With the return to democracy at the beginning of the 1980’s, a period of opening up of Bolivian society began, which was accompanied by the establishment of a number of NGOs dedicated to improving the situation of women in Bolivian society. During the three decades that followed, the women’s movement achieved various successes, culminating in the election of a parliament with 53% women in 2014.
However, this political success should not overlook the fact that there are still gender inequalities in society, such as B. lower education, less participation in the political process and lower earnings for women. As a country located in South America according to localtimezone, Bolivia is also among the 25 countries with the highest murder rate of women: every third day a woman is murdered in Bolivia. At the same time, the fight against violence against women and girls is one of the great challenges in the fight for a democratic and equal society.
In the current global stage, which is marked by the “me too” campaign, sexual assault in the workplace or in educational institutions is still an everyday practice in Bolivia, but little is talked about in public. This is also due to the lower presence of independent NGOs in the current political economy and the still weak rule of law.
In summary, it can be stated that in the area of gender equality, despite various advances, there are still major challenges to be tackled, particularly at the political level, which focus on changes in traditional values and cultural behavior patterns in everyday life.
Gender roles in the family
Outwardly, the man is usually the clearly visible head of the family, even if he makes little economic contribution to their maintenance. Internally, however, it is usually without a doubt the woman who has the say, makes important decisions about the household and assets of the family and, with often self-sacrificing commitment, cares for the well-being of the children.
The machismo of exaggerated machismo is pronounced in Bolivia, although less than in other Latin American countries, but equally there. But there has been gradual change over the past 20 years that is far from over. Urban women’s groups have created a new social awareness. For example, the issue of domestic violence was raised through them and made public. This has had positive effects, such as the establishment of child and women protection centers at the municipal level, but in remote rural communities the reality is often still dramatic.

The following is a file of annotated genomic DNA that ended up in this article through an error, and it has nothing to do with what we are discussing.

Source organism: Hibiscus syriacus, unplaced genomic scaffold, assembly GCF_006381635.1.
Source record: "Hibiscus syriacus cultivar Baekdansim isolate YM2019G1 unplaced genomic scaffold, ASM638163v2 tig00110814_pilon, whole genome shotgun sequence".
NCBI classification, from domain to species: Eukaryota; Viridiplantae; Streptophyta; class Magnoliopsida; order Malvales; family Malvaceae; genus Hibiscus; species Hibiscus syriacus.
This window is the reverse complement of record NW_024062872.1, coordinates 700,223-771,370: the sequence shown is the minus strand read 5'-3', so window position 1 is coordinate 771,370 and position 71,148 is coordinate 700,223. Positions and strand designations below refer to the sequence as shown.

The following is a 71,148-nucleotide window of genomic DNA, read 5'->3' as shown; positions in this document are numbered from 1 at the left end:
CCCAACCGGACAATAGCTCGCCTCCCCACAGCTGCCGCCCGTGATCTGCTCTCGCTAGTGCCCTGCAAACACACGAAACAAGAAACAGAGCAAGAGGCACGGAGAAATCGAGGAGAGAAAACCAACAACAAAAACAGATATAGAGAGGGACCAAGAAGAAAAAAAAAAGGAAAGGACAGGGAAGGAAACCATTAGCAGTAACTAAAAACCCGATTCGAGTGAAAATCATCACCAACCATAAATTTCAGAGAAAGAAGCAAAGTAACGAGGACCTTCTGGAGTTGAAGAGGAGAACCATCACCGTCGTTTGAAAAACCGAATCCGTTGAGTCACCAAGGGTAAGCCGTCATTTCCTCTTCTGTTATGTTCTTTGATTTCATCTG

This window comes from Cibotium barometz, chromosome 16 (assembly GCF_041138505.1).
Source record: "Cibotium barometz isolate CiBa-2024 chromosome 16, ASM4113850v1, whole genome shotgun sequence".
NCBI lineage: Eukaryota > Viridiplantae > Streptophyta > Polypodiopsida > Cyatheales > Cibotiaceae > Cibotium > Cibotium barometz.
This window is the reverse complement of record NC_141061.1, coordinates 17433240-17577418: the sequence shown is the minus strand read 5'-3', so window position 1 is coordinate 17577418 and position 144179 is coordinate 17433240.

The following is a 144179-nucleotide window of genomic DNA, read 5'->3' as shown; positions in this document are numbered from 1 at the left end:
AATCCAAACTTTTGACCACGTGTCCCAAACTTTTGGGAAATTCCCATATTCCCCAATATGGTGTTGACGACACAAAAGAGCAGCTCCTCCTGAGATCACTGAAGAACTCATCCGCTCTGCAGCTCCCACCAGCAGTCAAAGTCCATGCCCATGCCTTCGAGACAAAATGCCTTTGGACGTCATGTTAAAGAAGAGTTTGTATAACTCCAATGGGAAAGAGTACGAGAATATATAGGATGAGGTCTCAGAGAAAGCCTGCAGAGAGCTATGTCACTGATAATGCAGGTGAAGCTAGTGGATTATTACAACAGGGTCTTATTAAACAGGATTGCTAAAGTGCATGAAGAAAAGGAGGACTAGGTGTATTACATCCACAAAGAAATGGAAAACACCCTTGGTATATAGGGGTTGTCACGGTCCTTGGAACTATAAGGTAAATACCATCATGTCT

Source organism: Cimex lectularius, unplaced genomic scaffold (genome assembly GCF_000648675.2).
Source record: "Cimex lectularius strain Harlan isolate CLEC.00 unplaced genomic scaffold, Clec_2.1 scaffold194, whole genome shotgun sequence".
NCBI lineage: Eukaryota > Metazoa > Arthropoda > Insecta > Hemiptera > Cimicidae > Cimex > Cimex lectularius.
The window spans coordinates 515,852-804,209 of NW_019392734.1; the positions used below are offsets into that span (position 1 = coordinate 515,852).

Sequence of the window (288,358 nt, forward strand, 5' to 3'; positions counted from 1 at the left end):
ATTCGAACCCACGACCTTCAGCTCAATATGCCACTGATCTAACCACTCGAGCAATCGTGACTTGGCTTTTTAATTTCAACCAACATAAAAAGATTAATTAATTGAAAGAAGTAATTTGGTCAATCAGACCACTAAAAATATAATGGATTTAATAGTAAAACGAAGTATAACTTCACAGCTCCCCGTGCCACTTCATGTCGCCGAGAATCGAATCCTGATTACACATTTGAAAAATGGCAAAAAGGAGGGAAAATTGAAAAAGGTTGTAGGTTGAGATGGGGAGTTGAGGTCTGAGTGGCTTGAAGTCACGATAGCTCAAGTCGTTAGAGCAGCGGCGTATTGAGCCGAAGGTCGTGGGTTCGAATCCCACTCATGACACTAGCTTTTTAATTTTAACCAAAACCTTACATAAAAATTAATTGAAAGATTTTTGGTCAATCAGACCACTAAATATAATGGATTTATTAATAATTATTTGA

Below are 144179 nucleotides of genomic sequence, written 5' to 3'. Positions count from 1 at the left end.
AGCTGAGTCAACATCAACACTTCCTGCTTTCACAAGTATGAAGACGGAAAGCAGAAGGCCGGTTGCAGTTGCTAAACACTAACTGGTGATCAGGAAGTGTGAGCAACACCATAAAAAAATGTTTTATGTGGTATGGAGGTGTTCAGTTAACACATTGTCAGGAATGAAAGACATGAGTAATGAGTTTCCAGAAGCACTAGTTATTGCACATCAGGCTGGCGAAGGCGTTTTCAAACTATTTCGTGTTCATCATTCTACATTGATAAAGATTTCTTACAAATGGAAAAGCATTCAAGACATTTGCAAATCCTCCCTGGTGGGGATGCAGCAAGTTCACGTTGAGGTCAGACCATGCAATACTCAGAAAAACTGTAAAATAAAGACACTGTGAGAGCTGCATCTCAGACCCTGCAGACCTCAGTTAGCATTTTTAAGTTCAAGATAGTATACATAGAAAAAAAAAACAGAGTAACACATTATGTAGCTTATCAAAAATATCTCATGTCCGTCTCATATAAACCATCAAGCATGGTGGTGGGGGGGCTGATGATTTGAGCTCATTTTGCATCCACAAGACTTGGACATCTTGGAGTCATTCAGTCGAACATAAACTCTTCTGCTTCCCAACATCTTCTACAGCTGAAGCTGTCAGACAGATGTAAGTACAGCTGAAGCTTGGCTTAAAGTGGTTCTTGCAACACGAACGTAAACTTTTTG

Although children play a central role in the family, they play a subordinate role in the first few years. They are expected to obey. Independent and enterprising children of foreigners are often viewed as poorly brought up. Girls are watched and protected more than their brothers. In the city, siblings have gradually become more of a partnership; in rural areas this is often not the case.
In the middle and upper classes, the daughter’s 15th birthday is still an outstanding event for most families, which is celebrated with great ceremony and considerable effort. The girl chooses the twelve “ damas” from her best friends, plus a “ paje” (page or galan), who can be a special friend, her boyfriend or a cousin, depending on the situation. Special dresses are made for the “ladies”, with that of the “quinceañera”, the birthday child, often tending towards a fairytale.
Even if nothing changes at all in the life of a girl / young woman of the upper or upper middle class on this date, this once important transition from girl to marriageable woman is still being celebrated for reasons of prestige. There is no comparable event on the part of the boys / young men.
In most cases, women do not leave their parents’ home until they get married (although this also applies to many young men in urban areas). In the country, however, many girls still leave their families very early to work as maids in the city.
Even when women are employed – which is often the case for economic reasons – housework remains a woman’s job. So if a family has no domestic workers, the woman has the double burden. It is not uncommon for the woman to tolerate infidelity or blows from the man. On the other hand, absolute loyalty is expected from a woman.
In the poorer classes in particular, there are a large number of women heads of families because the men either permanently evade family responsibilities or live most of the year as migrant workers outside the family. And as in many countries in the Global South, child labor continues to play an important role in supporting family income in Bolivia.